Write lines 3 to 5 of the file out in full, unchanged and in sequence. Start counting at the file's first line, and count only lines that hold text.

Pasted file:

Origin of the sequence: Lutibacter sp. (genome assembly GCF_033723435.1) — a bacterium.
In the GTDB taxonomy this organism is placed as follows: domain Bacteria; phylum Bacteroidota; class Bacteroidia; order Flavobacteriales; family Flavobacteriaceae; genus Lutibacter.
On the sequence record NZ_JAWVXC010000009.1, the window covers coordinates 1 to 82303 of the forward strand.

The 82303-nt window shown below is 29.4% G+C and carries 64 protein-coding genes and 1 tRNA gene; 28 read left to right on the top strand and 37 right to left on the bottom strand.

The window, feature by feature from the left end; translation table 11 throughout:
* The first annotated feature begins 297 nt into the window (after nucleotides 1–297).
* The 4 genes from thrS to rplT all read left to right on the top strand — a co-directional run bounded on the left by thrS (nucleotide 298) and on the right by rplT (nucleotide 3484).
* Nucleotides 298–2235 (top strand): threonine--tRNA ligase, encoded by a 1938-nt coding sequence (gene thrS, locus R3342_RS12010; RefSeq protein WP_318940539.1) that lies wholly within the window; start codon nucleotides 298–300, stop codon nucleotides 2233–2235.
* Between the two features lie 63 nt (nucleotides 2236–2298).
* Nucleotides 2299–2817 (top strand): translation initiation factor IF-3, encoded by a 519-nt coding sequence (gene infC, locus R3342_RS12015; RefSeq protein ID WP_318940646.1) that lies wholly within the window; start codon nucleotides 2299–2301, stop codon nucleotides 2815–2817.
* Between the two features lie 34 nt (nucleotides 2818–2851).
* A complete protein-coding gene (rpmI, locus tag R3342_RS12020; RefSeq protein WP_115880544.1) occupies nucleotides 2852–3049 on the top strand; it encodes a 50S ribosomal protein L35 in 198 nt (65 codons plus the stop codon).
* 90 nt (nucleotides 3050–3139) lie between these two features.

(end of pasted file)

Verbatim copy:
On the sequence record NZ_JAWVXC010000009.1, the window covers coordinates 1 to 82303 of the forward strand.

The 82303-nt window shown below is 29.4% G+C and carries 64 protein-coding genes and 1 tRNA gene; 28 read left to right on the top strand and 37 right to left on the bottom strand.

The window, feature by feature from the left end; translation table 11 throughout: